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The Hindu PDF 6 February 2024 Analysis


The Hindu PDF 6 February 2024 Newspaper is considered an important source of news and information for UPSC (Union Public Service Commission) aspirants in India. The Hindu Epaper PDF newspaper covers a wide range of topics that are relevant to the UPSC exam, including politics, economics, international relations, governance, and social issues.

In the following article, we have shared the key points from The Hindu Newspaper today pdf for the students preparing for the UPSC and other competitive exams. These points from The Hindu newspaper pdf serve as current affairs material for their preparation.

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The Hindu Epaper Analysis 6 February 2024 for UPSC

A critical view of the ‘sanitation miracle’ in rural India: Page 6
  • Sanitation coverage in India improved from 39% in 2014 to 100% in 2019 under the Swachh Bharat Mission-Grameen (SBM-G).
  • Phase II of SBM-G focuses on sustainability, promoting solid and liquid waste management, and covering previously left-out households.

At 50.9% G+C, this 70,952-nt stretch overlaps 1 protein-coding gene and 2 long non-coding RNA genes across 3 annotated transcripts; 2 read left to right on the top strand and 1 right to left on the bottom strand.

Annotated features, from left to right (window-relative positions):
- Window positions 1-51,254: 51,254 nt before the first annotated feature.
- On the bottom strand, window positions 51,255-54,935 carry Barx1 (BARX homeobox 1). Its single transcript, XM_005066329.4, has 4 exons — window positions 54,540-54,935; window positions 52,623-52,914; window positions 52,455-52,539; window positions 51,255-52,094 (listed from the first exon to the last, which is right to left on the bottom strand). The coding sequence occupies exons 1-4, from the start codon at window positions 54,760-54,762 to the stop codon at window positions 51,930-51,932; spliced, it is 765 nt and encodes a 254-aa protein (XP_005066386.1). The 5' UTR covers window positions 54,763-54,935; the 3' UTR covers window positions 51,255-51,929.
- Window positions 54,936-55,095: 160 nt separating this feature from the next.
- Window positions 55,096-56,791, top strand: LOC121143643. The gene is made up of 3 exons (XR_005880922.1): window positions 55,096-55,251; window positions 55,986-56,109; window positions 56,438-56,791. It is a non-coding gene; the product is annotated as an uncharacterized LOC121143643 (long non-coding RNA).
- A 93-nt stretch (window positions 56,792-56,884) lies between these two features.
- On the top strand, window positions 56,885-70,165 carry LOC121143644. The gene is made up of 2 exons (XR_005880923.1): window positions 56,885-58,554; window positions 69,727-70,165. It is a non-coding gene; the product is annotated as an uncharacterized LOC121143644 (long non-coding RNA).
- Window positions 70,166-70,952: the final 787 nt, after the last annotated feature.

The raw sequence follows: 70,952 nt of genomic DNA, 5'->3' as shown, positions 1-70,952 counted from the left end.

• Aim to transform India from ODF to ODF Plus by 2024-25; 85% of villages ODF Plus.
  • Behavioural change crucial for sustainability; NSSO survey shows 4% not using toilets, citing reasons like malfunction, uncleanliness, or personal.
  • Surveys in Bihar, Gujarat, Telangana show non-use of toilets despite access; reasons include lack of water, collapsed structures, or full pits.
  • NARSS-3 (2019-20) reports 95% rural population had toilet access, but only 85% used functional, hygienic toilets.
  • Challenges include left-out households and toilets unused for defecation.
  • Toilet use influenced by household size, social norms, and water access.
  • Lack of multiple toilets for larger households and detached bathrooms noted in Phase II.
  • Social networks influence sanitation behavior; varied networks observed in different parts of the country.
  • Upper castes had higher toilet access compared to Scheduled Castes; sanitation campaigns should consider social engineering.